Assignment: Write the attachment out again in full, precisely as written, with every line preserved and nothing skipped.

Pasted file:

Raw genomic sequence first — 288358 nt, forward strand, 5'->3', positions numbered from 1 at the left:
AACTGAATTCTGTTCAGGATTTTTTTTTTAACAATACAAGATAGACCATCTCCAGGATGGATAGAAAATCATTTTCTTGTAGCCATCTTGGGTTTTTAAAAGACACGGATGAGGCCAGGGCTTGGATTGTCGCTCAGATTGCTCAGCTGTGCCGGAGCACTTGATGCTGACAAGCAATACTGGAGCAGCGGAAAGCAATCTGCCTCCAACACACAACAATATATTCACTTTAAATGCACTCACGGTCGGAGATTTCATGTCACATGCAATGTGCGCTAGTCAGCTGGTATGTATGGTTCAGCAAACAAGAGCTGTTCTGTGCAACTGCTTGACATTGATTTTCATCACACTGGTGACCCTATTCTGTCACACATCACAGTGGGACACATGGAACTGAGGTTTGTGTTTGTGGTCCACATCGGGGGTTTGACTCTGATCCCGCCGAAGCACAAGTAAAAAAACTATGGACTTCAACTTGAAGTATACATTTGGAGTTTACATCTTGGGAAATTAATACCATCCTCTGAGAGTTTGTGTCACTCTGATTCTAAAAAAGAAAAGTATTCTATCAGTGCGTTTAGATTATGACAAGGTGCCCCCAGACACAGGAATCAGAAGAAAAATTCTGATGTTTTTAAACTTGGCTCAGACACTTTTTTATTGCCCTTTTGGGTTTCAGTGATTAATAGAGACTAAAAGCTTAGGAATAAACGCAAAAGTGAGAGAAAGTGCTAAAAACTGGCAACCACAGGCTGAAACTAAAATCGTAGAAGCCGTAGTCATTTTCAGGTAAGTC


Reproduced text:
Raw genomic sequence first — 288358 nt, forward strand, 5'->3', positions numbered from 1 at the left:
AACTGAATTCTGTTCAGGATTTTTTTTTTAACAATACAAGATAGACCATCTCCAGGATGGATAGAAAATCATTTTCTTGTAGCCATCTTGGGTTTTTAAAAGACACGGATGAGGCCAGGGCTTGGATTGTCGCTCAGATTGCTCAGCTGTGCCGGAGCACTTGATGCTGACAAGCAATACTGGAGCAGCGGAAAGCAATCTGCCTCCAACACACAACAATATATTCACTTTAAATGCACTCACGGTCGGAGATTTCATGTCACATGCAATGTGCGCTAGTCAGCTGGTATGTATGGTTCAGCAAACAAGAGCTGTTCTGTGCAACTGCTTGACATTGATTTTCATCACACTGGTGACCCTATTCTGTCACACATCACAGTGGGACACATGGAACTGAGGTTTGTGTTTGTGGTCCACATCGGGGGTTTGACTCTGATCCCGCCGAAGCACAAGTAAAAAAACTATGGACTTCAACTTGAAGTATACATTTGGAGTTTACATCTTGGGAAATTAATACCATCCTCTGAGAGTTTGTGTCACTCTGATTCTAAAAAAGAAAAGTATTCTATCAGTGCGTTTAGATTATGACAAGGTGCCCCCAGACACAGGAATCAGAAGAAAAATTCTGATGTTTTTAAACTTGGCTCAGACACTTTTTTATTGCCCTTTTGGGTTTCAGTGATTAATAGAGACTAAAAGCTTAGGAATAAACGCAAAAGTGAGAGAAAGTGCTAAAAACTGGCAACCACAGGCTGAAACTAAAATCGTAGAAGCCGTAGTCATTTTCAGGTAAGTC